Tag: History

The Presidents of the Royal Society (reprise)

In my previous post I described how I downloaded and played with the data on the fellows of the Royal Society, including a plot of the presidents of the society and their terms of office. I was a bit unhappy with this plot, I felt like it could be a bit more interactive. So I’ve been busy. The plot below shows you who was in office when you wave your mouse over it, and highlights their term. On the face of it this looks like I’ve done very little, but it took me six hours of playing with Protovis (a Javascript visualization library) top achieve this! You can do lots of very neat things with Protovis, and having done it one visualisation it should be easier to do the next one.

The Royal Society and the data monkey

This year finds the Royal Society celebrating its 350th anniversary. The Royal Society is Britain’s national academy of science, one of the first of such societies to be founded in Europe. My brief investigations suggest that only the Italian Accademia dei Linceis and the German Academy of Sciences are older, and then only by a relatively small margin. The goals of the Royal Society were to report on the experiments of its members and communicate with like-minded fellows across Europe.

The Gentleman Administrator is planning some historical blogging on the Royal Society this year, starting with this post on the founding of the society and the role that Charles II played in it. On the face of it this post is about the history of the Royal Society, but in truth it says more about me as a data monkey than it does about the Royal Society. I shall explain.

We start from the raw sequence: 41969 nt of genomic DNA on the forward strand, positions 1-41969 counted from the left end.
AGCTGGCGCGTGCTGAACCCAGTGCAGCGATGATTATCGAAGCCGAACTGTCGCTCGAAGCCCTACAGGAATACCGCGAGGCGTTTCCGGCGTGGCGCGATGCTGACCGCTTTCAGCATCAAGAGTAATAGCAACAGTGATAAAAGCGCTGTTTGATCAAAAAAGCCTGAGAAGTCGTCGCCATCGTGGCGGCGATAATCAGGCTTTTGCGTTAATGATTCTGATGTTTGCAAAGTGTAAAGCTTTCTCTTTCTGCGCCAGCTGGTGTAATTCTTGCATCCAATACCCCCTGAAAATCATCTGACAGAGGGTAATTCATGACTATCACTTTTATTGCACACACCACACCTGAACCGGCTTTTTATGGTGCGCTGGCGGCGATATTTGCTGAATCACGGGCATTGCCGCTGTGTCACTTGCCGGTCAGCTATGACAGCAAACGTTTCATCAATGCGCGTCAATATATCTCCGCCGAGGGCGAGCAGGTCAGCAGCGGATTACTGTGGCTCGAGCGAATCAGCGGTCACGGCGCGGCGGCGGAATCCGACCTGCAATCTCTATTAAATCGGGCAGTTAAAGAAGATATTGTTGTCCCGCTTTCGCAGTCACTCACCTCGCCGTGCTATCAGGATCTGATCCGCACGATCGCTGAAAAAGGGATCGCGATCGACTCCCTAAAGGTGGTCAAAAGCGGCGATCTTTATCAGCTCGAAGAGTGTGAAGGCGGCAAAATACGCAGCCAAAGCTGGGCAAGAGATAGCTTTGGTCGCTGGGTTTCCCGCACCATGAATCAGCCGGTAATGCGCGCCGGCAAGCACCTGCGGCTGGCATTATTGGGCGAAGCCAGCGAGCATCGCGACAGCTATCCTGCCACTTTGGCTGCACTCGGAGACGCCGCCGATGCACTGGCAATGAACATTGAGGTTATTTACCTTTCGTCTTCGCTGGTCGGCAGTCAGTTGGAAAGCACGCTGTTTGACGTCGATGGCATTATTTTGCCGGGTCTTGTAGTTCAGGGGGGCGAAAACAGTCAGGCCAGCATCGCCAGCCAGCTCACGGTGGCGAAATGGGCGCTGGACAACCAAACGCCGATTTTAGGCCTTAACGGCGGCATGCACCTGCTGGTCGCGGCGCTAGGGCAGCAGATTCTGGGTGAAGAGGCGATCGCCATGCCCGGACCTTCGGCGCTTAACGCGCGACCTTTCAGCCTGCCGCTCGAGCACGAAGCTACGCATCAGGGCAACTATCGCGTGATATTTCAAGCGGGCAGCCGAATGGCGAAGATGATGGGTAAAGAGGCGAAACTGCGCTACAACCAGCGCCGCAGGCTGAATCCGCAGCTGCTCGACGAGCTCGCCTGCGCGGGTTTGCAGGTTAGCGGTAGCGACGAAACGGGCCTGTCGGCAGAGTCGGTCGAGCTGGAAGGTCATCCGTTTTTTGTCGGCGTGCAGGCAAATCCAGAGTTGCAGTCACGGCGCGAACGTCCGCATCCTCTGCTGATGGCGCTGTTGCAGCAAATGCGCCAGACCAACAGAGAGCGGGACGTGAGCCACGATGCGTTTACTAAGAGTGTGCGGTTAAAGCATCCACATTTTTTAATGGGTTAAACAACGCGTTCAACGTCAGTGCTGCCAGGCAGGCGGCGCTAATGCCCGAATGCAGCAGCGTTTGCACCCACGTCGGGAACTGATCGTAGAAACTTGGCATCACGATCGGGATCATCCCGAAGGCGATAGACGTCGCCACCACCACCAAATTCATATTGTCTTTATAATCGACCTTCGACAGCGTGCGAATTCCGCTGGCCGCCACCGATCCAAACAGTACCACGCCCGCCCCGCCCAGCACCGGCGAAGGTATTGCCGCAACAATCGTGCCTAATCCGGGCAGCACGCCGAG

The Royal Society supply a list of previous members as a pair of PDF format files, these contain each fellow of the Royal Society with their election date, their membership type and, for some, the dates of their birth and death. The PDF is formatted in a standard way suggesting to me that it could be read by a computer and the data therein analysed. I suspect there is an easier way to do this: ask the Royal Society whether they can supply the data in a form more amenable to analysis such as a spreadsheet or a database. But where’s the fun in that?

As an experimental physicist, getting data in various formats into computer programs for further analysis is what I do. This arises when I want to apply an analysis to data beyond that which the manufacturer of the appropriate instrument supplies in their own software, when I get data from custom-built equipment, when I trawl up data from other sources. I received a polite “cease and desist” message at work after I successfully worked out how to extract the text of internal reports from the reports database, they shouldn’t have said it couldn’t be done! I will save you the gory details of exactly how I’ve gone about extracting the data from the Royal Society lists, suffice to say I enjoyed it.

First up, we can identify the Presidents of the Royal Society, and their terms of office from the PDF files – this information is in the name entry for each of them. We can look this data up too). I’ve plotted these below in a manner reminiscent of the displays of the earth’s magnetic field reversal, each coloured stripe represents a presidency, and the colours alternate for clarity. The width of the stripe shows you how long each was president: